The distance between Seattle and London is 4,781 miles, or if you prefer, 7,725 kilometers. But as shown by the two featured images, what both cities have in common is a large Ferris wheel on their respective waterfronts. In Seattle, it’s the Great Wheel located at Pier 57 on Elliott Bay, while in London, it’s the Millennium Wheel – better known as the London Eye – situated on the south side of the River Thames.
The original Ferris Wheel was designed and constructed by George Washington Gale Ferris, Jr. as a landmark for the 1893 World’s Columbian Exposition in Chicago. Since then, the generic Ferris wheel – sometimes referred to as an observation wheel – has become the most common type of amusement ride at state fairs in the United States.
The London Eye, which resembles a huge spoked bicycle wheel, is of much more recent vintage. When it first opened to the public in 2000, the 443-foot-high structure was the world’s tallest Ferris wheel. Its height has since been surpassed by four other Ferris wheels, including a monstrous 850-foot-high observation wheel that opened only two days ago in Dubai in the United Arab Emirates. The London Eye is the most popular paid tourist attraction in the United Kingdom, drawing over 3.75 million visitors annually before the pandemic. Its 32 sealed and air-conditioned passenger capsules – numbered from 1-12 and 14-33 – each hold up to 25 persons. While not cheap – a standard admission presently costs £27 (about $37) – visitors get their money’s worth since a single revolution takes 30 minutes because the wheel rotates so slowly.
The Great Wheel in Seattle has some bragging rights, too. At an overall height of 175 feet, it was tied with the Niagara SkyWheel in Niagara Falls, Canada, for the second tallest Ferris wheel in North America when it opened in June 2012. Only the Myrtle Beach SkyWheel in South Carolina stands taller at 187 feet. The Great Wheel extends 40 feet out over Elliott Bay, which probably explains why 550 tons of concrete were poured for its foundation. It has 42 climate-controlled gondolas, 41 of which carry up to eight passengers for a 12-minute, three-revolution ride that costs $16. The remaining option is the VIP gondola, a luxury cabin with leather bucket seats, a stereo system, and a glass-bottom floor that seats up to four adults for $50 a head. If you prefer a freebie, however, the Great Wheel is covered with over 500,000 LED lights and there are colorful light show displays most evenings.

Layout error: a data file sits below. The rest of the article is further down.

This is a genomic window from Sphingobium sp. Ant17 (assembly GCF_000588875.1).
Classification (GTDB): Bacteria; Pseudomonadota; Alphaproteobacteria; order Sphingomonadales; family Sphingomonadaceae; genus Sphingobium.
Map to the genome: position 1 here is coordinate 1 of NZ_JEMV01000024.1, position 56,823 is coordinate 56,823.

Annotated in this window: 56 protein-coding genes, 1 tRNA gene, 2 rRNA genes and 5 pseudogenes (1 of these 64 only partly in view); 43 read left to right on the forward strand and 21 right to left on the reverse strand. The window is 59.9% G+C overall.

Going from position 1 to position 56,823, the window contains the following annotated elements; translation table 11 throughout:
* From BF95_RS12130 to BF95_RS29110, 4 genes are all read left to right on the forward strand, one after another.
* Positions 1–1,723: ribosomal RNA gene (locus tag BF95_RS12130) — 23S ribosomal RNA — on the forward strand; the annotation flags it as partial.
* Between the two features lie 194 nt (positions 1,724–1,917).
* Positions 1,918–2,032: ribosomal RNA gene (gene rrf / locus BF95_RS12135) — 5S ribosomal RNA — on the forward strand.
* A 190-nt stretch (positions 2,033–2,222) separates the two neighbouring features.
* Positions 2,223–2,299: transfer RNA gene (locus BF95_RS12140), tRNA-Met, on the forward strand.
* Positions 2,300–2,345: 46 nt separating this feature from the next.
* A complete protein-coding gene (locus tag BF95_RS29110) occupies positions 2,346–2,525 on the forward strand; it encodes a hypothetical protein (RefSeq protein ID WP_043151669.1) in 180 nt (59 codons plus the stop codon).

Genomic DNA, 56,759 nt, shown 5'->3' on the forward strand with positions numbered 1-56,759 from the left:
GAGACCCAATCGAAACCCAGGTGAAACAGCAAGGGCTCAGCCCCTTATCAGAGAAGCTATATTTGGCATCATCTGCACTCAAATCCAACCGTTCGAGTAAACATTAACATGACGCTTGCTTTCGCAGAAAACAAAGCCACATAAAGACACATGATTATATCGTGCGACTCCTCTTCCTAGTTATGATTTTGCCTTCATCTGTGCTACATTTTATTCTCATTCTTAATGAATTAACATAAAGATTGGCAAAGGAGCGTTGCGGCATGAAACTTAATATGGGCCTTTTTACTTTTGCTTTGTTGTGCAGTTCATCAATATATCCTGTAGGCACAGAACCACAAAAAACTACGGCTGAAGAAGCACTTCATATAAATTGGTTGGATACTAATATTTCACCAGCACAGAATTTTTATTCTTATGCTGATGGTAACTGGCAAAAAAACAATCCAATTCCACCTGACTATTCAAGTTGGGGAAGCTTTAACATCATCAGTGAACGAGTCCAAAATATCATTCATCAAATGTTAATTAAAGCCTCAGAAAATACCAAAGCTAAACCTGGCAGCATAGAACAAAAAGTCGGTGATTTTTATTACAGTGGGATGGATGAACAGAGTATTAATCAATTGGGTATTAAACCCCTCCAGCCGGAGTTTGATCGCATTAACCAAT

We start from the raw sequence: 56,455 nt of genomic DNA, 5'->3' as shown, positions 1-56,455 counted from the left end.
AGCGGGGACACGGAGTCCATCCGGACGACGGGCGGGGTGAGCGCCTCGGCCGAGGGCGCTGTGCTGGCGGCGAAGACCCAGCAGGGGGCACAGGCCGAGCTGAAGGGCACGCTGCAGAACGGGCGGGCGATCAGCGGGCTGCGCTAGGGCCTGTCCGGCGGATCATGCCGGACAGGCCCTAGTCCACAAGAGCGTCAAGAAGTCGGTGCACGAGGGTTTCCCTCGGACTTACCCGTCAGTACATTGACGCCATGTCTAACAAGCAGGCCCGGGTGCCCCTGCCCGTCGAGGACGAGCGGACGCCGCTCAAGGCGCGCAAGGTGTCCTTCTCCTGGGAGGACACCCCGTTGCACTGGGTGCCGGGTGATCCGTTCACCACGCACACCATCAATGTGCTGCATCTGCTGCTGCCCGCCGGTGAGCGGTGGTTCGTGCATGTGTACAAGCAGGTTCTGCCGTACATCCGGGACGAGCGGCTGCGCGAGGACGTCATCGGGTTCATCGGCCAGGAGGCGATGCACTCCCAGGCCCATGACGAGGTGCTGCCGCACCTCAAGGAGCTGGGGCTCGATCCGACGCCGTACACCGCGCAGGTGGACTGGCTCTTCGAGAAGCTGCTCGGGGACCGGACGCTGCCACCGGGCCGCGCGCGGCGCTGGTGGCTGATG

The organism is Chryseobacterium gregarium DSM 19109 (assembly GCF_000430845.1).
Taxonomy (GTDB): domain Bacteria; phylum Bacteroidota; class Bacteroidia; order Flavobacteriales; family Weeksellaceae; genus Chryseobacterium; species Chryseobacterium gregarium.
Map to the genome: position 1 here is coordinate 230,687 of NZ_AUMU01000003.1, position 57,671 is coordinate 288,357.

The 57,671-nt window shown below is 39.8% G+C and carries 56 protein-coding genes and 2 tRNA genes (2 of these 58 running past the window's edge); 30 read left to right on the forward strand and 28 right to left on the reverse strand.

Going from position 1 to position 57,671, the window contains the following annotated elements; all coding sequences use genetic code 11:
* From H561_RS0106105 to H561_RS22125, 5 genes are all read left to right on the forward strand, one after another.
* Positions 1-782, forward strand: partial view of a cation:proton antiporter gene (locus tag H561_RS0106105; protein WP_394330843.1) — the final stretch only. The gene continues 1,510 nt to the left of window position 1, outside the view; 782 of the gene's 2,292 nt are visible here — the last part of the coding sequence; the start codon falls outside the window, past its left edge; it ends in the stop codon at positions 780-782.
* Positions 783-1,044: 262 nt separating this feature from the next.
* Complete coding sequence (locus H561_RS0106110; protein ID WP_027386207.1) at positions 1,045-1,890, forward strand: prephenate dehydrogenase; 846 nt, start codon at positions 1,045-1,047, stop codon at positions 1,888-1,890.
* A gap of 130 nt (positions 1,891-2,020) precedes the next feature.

So which is the more pleasurable experience – the London Eye or the Great Wheel? Sorry, Seattle, but London wins hands down – and I’m not just saying that because I’m an unabashed anglophile. As shown by the side image taken from the top of the London Eye, its 268-foot height advantage – combined with the stupendous views of the London skyline – is way too much for the Great Wheel to overcome.
But let me add one more positive comment about the Great Wheel. Since it’s just a stone’s throw from the Seattle ferry terminal, that means it’s only 35 minutes away from Bainbridge Island – and the gorgeous views while crossing Puget Sound will surely prime ferry riders for the excellent assortment of fine art prints awaiting them at our gallery. Partner Carol and I love visitors, so if you happen to be in our neck of the woods, please stop by and browse our wonderful selection of matted, metal, canvas, acrylic, and professionally framed black and white prints.
Cheerio for now,
Andrew (“Andy”) Bergh
Owner, Photographer, Storekeeper
Bergh Gallery & Prints, Bainbridge Island Washington